“It is useless to attempt to reason a man out of a thing he was never reasoned into”

Jonathan Swift
"The Democrats have moved to the right, and the right has moved into a mental hospital." - Bill Maher
"The city is crowded my friends are away and I'm on my own
It's too hot to handle so I gotta get up and go

It's a cruel ... cruel summer"

Thursday, March 29, 2007

your dad is the Vice President / rich as the Duke of Earl /yeah you're for me punk rock girl

From comments to Let's Check the Facts -- Again, below:

good post George and a perfect example of why I tire of correcting wingnut misconceptions. You'll correct 10 people in a row and the next one will repeat all the tired arguments.

What's lame about the Globe-Republican editorials is that they're pre-debunked. The Republican spin had been addressed days before that issue was printed. I think we should start responding to Globe-Republican editorials before they show up.

Sometimes you look back on a single historical moment and suddenly everything makes sense. In the second presidential debate of the general election in 1980, President Jimmy Carter was trying to make a substantive point about Ronald Reagan's record concerning Medicare. Perhaps he suffered from the naive belief that voters can be convinced by appealing intelligently to the issues. We've all been there.

Reagan's response to Carter's criticism will never be forgotten by political history. He shook his head, grinned that amiable grin, and said "There you go again." He didn't need to respond in kind. He didn't need to know a damn thing about the issues. He only had to smile a goofy smile and remember the four words that George Will had coached him to say after Will had stolen Carter's debate preparation materials.

The subtext was that liberal Democrats were effete eggheads who went on and on about issues ordinary Americans didn't care about, and the comment was the model for everything that has happened since: nearly thirty years now of sound-bites, parodic mischaracterizations of liberals, and anti-intellectualism. Reagan-- or Will-- or somebody-- had stumbled on to the keys to the kingdom. As in cartoons, dollar signs must have flashed in young Lee Atwater's and young Karl Rove's eyes when they watched that moment.

In college, and throughout the 1990s, I regularly flew into an Irish rage when contending with conservatives my age. They inevitably adopted a snotty 'tude that channeled George Will multiplied by Johnny Rotten. In those days you couldn't even count on the reams of regurgitated talking points that they cut-and-paste into comments sections on blogs today. They would just snort like the prematurely ancient elephants they were and mumble something about Clinton and sex. There they went again. Their noses would curl as if they were driving through Hereford, their voices would go all low and nasal, and they'd say something like "didn't inhale". There they went again.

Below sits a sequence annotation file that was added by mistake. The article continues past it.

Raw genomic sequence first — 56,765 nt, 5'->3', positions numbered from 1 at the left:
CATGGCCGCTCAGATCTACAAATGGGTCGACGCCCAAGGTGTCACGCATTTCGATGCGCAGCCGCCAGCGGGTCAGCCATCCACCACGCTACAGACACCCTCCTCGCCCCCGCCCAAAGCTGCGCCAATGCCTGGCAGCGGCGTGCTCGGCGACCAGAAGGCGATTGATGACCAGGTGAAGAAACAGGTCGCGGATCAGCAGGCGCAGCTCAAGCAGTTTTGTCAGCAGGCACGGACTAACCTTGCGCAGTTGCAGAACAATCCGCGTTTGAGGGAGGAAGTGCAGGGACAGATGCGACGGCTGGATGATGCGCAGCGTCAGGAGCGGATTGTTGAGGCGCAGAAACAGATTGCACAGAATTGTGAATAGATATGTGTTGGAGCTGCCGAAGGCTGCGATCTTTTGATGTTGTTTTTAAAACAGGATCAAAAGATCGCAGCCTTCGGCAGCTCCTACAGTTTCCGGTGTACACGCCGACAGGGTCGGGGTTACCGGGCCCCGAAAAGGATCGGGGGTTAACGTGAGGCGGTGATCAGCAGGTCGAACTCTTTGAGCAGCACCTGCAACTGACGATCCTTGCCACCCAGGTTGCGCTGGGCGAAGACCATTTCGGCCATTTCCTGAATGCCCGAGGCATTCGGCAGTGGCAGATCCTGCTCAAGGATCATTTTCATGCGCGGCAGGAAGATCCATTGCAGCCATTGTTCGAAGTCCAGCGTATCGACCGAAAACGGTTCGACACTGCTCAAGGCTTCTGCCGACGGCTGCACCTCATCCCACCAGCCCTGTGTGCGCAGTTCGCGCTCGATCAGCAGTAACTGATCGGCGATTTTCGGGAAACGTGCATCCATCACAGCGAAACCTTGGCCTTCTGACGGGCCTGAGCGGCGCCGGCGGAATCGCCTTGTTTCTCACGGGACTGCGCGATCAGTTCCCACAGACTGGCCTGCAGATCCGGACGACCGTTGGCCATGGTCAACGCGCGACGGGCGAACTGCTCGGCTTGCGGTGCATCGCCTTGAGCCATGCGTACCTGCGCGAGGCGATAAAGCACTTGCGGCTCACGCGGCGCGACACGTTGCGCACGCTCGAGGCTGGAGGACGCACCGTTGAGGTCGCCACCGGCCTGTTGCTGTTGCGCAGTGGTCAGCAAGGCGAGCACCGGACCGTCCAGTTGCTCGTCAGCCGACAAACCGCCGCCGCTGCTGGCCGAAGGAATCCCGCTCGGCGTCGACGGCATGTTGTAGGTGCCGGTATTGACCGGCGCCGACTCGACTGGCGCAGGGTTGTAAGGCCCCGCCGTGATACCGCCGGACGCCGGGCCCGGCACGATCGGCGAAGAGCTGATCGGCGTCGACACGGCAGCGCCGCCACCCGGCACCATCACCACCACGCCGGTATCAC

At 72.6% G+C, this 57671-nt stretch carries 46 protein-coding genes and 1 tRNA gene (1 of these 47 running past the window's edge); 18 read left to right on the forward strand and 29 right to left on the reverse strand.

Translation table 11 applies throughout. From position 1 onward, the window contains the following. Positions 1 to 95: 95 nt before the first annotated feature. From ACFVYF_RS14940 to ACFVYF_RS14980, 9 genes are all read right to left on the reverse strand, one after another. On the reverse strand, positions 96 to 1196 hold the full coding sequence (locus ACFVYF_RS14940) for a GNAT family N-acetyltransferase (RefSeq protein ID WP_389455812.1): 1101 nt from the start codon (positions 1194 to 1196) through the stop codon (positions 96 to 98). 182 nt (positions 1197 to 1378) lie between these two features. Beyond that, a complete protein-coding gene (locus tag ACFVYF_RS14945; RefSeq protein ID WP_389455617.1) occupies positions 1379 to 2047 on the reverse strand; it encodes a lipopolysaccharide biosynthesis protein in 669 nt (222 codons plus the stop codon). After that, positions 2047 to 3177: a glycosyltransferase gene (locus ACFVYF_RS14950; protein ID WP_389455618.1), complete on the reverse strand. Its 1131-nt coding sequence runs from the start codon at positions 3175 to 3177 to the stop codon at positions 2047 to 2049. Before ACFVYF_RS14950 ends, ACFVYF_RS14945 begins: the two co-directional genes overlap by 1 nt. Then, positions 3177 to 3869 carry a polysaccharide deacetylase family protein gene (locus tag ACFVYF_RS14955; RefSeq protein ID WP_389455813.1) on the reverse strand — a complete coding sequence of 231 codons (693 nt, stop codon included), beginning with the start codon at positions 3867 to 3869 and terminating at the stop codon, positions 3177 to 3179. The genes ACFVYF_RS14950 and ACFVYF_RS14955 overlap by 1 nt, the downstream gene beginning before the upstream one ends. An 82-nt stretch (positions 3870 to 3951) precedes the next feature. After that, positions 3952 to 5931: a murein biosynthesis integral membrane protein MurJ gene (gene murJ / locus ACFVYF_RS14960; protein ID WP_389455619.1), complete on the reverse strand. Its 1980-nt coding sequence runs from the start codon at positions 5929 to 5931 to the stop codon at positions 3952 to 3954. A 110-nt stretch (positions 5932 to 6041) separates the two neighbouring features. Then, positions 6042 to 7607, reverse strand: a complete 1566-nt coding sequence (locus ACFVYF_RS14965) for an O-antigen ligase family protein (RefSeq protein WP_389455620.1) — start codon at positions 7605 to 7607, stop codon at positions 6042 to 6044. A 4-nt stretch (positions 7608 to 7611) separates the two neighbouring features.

I didn't understand how young people could be so crotchety and codgerish. I also didn't understand how musicians I admired-- like Johnny Ramone-- could be such wingnuts, but here's the thing: Reagan/Goldwater conservatives were punk rock. At least the theories behind the two movements were strikingly similar. By midcentury-- Reagan/Goldwater dogma ran-- government had become an unwieldy bureaucratic mess of bloated New Deal and Great Society programs. We used to be FDR democrats, many of them announced plaintively. But it's gotten too bi-iii-ig. It takes too much of your mo-ooo-ney. It needs to be drowned in a ba-aaa-thtub. The punk rock ethic, all D.I.Y., all stripped-down, all "three chords and the truth" was much the same. Bloated dinosaur groups, controlled by Washington, D.C. the record labels-- had added too much virtuosity, guitar solos, and prog rock orchestration to the music. The layers needed to be stripped away to get back to what rock-and-roll was really all about.

Sounded good. But the stripped-down punk rock ethic didn't turn out that way and never really existed. There were the Ramones, the Sex Pistols, and a few others in the 70s. After that, kids got bored with stripped-down songs with the same three chords. The layers started getting added back in. By the mid-80s, bands like The Police and the Talking Heads-- that had come out of CBGBs and the D.I.Y. ethic-- were well on their way to re-establishing virtuosity and orchestration.

Of course, you still had-- still have-- half a dozen bands in every city with the same pounding thump-thump-thump and the same screaming singer. But here's where both punk rock and the conservatives lied to us: you don't expand freedom by limiting options.

Punk counterbalanced its limitations with the creativity inherent in the D.I.Y. ethic and thus wrote the end to its own story. Conservatives chose another path. They kept the stripped-down style and ditched any ethics behind it. They used "there you go again" and its rhetorical descendants to usher in an era of government spending and centralized control that was almost beyond imagination.

Glenn Greenwald explains the philosophical shift well in the column blogarillo links to below. But I wonder if it was really a shift at all. Reagan spent a hella lotta money, too, after all. Did even Reagan believe in less government? Did the Pistols and the Ramones really want every band to sound exactly the same? Did any of them even think about the natural consequences of what they claimed to be espousing? Maybe for both conservatives and punkers, stripping things down was never more than a rhetorical device, a means to wrest power away from an entrenched structure and seize it for themselves.

Sheena, empowered in the Ramones song, only wanted to break away, to go to New York City and become a punk rocker. The conservatives, of course, had something more sinister in mind.